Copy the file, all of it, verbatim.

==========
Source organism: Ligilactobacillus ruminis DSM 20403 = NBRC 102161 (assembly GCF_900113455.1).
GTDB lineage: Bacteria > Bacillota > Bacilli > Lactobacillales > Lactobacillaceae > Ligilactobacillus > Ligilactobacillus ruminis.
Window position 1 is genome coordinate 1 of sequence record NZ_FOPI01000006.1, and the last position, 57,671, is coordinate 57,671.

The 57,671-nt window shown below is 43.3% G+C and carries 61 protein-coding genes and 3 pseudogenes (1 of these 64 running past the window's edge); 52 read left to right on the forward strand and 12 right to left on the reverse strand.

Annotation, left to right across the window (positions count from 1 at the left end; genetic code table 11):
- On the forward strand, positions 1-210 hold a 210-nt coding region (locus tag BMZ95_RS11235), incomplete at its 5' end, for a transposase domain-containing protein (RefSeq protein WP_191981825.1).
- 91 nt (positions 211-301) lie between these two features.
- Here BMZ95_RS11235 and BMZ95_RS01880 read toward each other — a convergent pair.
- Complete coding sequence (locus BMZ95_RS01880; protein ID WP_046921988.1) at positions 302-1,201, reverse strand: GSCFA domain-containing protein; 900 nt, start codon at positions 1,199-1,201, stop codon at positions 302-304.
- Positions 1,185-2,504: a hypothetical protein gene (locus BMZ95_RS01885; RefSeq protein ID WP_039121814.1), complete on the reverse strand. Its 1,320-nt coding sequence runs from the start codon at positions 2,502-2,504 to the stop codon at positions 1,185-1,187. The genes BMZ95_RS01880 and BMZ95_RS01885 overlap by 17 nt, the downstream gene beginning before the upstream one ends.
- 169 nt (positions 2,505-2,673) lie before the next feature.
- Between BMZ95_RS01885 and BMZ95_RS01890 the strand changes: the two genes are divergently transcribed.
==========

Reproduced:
Source organism: Ligilactobacillus ruminis DSM 20403 = NBRC 102161 (assembly GCF_900113455.1).
GTDB lineage: Bacteria > Bacillota > Bacilli > Lactobacillales > Lactobacillaceae > Ligilactobacillus > Ligilactobacillus ruminis.
Window position 1 is genome coordinate 1 of sequence record NZ_FOPI01000006.1, and the last position, 57,671, is coordinate 57,671.

The 57,671-nt window shown below is 43.3% G+C and carries 61 protein-coding genes and 3 pseudogenes (1 of these 64 running past the window's edge); 52 read left to right on the forward strand and 12 right to left on the reverse strand.

Annotation, left to right across the window (positions count from 1 at the left end; genetic code table 11):
- On the forward strand, positions 1-210 hold a 210-nt coding region (locus tag BMZ95_RS11235), incomplete at its 5' end, for a transposase domain-containing protein (RefSeq protein WP_191981825.1).
- 91 nt (positions 211-301) lie between these two features.
- Here BMZ95_RS11235 and BMZ95_RS01880 read toward each other — a convergent pair.
- Complete coding sequence (locus BMZ95_RS01880; protein ID WP_046921988.1) at positions 302-1,201, reverse strand: GSCFA domain-containing protein; 900 nt, start codon at positions 1,199-1,201, stop codon at positions 302-304.
- Positions 1,185-2,504: a hypothetical protein gene (locus BMZ95_RS01885; RefSeq protein ID WP_039121814.1), complete on the reverse strand. Its 1,320-nt coding sequence runs from the start codon at positions 2,502-2,504 to the stop codon at positions 1,185-1,187. The genes BMZ95_RS01880 and BMZ95_RS01885 overlap by 17 nt, the downstream gene beginning before the upstream one ends.
- 169 nt (positions 2,505-2,673) lie before the next feature.
- Between BMZ95_RS01885 and BMZ95_RS01890 the strand changes: the two genes are divergently transcribed.